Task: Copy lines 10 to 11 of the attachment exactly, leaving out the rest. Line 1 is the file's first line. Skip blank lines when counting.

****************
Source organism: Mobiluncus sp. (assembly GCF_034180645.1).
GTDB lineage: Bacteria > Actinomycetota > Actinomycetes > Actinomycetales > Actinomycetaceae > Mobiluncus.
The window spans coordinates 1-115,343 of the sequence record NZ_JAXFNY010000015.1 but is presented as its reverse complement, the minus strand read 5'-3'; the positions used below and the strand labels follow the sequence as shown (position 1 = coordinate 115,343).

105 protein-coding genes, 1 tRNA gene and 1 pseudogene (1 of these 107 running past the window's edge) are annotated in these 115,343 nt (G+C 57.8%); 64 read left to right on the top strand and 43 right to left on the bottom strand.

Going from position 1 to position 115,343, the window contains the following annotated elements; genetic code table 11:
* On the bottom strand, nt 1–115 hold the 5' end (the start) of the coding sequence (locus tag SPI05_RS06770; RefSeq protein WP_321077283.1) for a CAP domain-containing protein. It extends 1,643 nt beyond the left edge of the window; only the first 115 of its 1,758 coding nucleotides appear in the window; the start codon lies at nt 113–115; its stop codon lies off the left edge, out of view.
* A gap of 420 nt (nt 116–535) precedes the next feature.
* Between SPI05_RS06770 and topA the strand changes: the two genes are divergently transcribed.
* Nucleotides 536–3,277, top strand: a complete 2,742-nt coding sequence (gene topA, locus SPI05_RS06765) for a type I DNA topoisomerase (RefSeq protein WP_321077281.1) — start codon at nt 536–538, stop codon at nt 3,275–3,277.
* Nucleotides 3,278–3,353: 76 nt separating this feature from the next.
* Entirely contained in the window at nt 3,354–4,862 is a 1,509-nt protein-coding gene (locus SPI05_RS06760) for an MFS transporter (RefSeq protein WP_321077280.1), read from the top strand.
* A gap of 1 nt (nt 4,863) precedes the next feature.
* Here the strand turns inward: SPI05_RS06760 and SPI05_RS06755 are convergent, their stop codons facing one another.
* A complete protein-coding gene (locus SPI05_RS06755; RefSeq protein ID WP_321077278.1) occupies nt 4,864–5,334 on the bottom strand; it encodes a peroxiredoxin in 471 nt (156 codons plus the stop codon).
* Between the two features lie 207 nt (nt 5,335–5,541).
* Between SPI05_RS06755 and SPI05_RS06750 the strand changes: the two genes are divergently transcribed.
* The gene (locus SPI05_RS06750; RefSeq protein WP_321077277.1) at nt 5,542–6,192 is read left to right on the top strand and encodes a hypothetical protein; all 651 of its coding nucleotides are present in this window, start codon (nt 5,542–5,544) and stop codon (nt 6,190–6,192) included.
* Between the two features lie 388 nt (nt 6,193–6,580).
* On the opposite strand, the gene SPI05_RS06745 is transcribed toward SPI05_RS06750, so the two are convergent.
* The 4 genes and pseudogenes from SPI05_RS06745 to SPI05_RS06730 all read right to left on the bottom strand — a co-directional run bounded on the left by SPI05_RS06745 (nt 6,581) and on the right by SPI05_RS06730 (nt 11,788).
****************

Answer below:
* Nucleotides 3,278–3,353: 76 nt separating this feature from the next.
* Entirely contained in the window at nt 3,354–4,862 is a 1,509-nt protein-coding gene (locus SPI05_RS06760) for an MFS transporter (RefSeq protein WP_321077280.1), read from the top strand.